The dodgy world of Internet advertising

2011-06-21 00:00

DON’T you just love the Internet? It’s wonderful to be able to ask deep and meaningful questions of people all over the world. Just the other night, I asked someone through a Facebook chat site whether it was raining in Scotland. And it was. How did we ever live without knowing things like that?

I do have a few niggles about this online life though. Especially when it comes to Internet advertising. Just recently, I’ve noticed a few discrepancies between the Promised Land photos of magnificent resorts, with the less-than-perfect hard-core realities. Take a recent trip, where we planned to go deep into the heart of the Natal Midlands to get up close and personal with nature. What was meant to be a day of idyllic basking in the sun alongside a tranquil lake, with just the whisk of fly fishermen’s lines to rustle the breeze, turned into a bit of a nightmare. After checking out the resort — picture the beautiful photograph online of a deep, seraphic-blue pool, with trout leaping out of it to ripple the reflections of willow trees heavy with kingfishers — I told all that we were guaranteed a day of bliss in natural splendour. The place was called Illyria, or some similar sounding heavenly name. After packing up luxurious picnics and trekking in convoy across half of KwaZulu-Natal, we arrived at Illyria to find it was a dump. Literally. The trout dam was a shrunken muddy puddle, with a few dead fish tails sticking out. The lake was surrounded and filled mostly by mounds of builder’s rubble as the now divorced owners each built his and her own fort in the war zone that had been their home. You think the owner could have mentioned this small detail when I mailed her several times before we came. We took our picnics home, and enjoyed them next to our pocket-handkerchief-sized splash pool. We didn’t catch many fish.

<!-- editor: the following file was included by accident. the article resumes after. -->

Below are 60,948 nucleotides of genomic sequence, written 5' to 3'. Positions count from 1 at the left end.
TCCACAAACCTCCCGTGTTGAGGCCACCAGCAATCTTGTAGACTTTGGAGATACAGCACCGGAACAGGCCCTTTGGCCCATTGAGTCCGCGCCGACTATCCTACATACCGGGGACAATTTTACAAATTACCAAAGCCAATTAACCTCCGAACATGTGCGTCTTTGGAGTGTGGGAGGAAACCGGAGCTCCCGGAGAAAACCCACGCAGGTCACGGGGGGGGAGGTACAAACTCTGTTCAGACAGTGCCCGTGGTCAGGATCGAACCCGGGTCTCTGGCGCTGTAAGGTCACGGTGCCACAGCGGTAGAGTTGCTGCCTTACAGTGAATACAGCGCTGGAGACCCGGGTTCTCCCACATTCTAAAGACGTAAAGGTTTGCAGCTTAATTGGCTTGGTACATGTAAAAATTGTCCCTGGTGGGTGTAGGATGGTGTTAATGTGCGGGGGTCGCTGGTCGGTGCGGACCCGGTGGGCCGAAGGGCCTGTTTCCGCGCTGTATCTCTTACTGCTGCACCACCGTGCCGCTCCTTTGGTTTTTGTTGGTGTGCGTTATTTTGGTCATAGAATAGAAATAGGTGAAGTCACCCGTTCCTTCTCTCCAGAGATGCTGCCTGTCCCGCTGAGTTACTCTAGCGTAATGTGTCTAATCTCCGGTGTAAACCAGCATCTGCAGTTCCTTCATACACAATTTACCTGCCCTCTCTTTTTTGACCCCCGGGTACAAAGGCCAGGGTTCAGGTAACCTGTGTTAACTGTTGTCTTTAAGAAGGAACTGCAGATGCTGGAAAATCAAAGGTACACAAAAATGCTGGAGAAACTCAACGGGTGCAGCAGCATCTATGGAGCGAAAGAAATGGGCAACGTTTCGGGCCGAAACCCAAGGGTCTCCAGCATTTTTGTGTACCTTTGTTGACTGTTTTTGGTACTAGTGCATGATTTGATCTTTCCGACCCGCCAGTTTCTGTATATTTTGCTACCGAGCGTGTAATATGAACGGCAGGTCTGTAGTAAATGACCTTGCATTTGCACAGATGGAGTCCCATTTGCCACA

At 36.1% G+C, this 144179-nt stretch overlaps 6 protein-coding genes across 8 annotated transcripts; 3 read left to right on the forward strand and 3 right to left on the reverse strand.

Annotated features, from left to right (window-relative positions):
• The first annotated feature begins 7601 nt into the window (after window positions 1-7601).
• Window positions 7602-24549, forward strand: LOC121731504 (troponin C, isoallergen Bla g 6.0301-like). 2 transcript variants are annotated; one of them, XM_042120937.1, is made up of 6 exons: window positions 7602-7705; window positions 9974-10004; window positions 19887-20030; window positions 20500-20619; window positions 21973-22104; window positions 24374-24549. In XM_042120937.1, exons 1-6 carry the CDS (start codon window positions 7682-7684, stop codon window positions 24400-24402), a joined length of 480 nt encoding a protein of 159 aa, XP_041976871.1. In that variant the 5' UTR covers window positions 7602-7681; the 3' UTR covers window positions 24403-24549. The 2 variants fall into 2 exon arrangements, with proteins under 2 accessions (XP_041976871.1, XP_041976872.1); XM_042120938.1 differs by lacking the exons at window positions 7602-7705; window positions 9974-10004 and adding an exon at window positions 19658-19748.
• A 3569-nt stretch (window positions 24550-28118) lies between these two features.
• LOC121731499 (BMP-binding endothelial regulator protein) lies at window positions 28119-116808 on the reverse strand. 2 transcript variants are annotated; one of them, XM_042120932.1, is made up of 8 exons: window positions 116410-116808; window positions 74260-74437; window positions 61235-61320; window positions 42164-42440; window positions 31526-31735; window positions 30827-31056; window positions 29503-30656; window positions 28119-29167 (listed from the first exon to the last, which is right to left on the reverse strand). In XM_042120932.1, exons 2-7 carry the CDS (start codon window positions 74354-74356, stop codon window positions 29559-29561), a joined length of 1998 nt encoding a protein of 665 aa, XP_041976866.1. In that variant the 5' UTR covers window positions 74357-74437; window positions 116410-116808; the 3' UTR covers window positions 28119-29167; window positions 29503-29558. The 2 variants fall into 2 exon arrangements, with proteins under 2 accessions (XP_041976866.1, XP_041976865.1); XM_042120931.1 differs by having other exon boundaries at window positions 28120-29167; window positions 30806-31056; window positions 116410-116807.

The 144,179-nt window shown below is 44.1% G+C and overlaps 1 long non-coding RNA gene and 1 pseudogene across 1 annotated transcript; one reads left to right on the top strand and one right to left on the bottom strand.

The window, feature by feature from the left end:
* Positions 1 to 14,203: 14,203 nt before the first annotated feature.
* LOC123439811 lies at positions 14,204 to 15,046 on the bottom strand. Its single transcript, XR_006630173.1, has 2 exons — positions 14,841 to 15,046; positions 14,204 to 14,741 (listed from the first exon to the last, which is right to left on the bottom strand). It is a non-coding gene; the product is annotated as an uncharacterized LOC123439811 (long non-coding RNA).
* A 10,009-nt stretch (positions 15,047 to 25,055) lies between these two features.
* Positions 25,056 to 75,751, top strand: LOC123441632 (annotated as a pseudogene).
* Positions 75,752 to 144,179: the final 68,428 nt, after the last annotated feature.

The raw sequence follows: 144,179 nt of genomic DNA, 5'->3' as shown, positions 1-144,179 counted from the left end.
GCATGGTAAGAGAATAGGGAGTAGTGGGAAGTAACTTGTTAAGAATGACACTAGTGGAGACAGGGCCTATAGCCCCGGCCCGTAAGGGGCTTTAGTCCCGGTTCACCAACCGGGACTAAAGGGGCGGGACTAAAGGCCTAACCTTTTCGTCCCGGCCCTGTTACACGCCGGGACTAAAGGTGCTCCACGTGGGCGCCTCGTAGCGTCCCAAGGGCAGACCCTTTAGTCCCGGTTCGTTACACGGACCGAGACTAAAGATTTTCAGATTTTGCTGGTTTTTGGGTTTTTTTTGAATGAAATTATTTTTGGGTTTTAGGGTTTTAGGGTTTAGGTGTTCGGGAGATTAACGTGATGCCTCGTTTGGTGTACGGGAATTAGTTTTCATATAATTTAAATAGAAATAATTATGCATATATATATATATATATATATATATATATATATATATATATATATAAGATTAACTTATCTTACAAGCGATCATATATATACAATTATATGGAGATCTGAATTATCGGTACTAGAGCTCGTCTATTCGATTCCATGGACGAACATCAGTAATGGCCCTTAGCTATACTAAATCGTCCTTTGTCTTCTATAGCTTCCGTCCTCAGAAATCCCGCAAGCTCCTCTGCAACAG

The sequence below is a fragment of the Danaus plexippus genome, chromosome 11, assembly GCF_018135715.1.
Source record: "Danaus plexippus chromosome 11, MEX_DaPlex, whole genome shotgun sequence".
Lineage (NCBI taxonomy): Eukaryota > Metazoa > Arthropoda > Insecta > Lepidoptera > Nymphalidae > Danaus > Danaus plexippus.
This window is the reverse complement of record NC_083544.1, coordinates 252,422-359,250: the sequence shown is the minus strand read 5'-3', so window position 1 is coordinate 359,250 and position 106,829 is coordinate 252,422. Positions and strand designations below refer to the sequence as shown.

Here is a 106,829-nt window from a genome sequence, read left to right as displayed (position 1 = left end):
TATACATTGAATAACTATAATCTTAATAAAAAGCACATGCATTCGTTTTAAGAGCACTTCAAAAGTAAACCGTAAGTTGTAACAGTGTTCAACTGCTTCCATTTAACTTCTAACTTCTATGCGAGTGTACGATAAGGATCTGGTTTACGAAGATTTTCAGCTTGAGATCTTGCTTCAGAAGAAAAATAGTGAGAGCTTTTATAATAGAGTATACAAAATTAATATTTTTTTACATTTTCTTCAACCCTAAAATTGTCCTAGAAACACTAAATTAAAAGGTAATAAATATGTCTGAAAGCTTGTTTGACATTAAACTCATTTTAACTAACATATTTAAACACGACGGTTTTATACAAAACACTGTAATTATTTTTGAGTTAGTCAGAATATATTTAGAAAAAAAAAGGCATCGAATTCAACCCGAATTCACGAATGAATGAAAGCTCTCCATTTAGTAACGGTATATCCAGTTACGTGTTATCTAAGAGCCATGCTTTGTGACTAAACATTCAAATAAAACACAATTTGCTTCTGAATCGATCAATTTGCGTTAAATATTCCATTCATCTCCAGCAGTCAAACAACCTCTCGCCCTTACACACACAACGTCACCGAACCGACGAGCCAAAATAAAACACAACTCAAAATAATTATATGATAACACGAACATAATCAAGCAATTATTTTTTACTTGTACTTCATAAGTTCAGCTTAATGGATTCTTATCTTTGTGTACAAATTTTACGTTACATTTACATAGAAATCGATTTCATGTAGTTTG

Recently, I also looked forward to a stay in a bed and breakfast in the “heart of the bushveld”, where I would wake “to the song of hundreds of Africa’s finest birds.” Another of the prime attractions to me of these luxurious “chalets” was the online picture of a deep ball-and-claw bath tub, which overlooked the previously mentioned glorious bushveld stretching way out to the horizon. I am definitely not a shower person so the thought of a bath was a definite plus.

Imagine my dismay when I arrived at the B&B to find the “heart of the bushveld” meant a patch of grass perhaps one-metre square around each cheek-by-jowl chalet. The only view I had was of the wall of the laundry next door. And I was not so much woken by the gentle chirrups of rare birds, but rather by the squawking of the alarm which went off in my room from 1 am until 7 am when the power cuts had reached a more regular rhythm. The only birds I heard were those screeching as they were decimated by the juggernaut trucks on the highway a tyre’s screech away. The ball-and-claw bath was a myth too. The large and airy “bathroom” was tiled floor to wall for added coolness, and the draughty shower cubicle didn’t even have the luxury of a curtain. So you had the whole bathroom’s iciness to contend with when you stripped off.

Oh, and the bathroom windows didn’t have curtains either. So either you showered at night to provide onsite entertainment for your next-door neighbour, or you waited until morning so only those with exceptional twenty-twenty vision could enjoy the bathroom floor show.

The joys of Internet advertising. It’s still a miracle to me that Internet dating has taken off in such a big way. After all, if you had a choice, would you really admit to being only one-metre tall and weighing 99 kilograms? No. You’d leave that as a special surprise for the first date.

So I think we need to remember this phrase more than ever in our age of cyber-manipulation: buyer beware.

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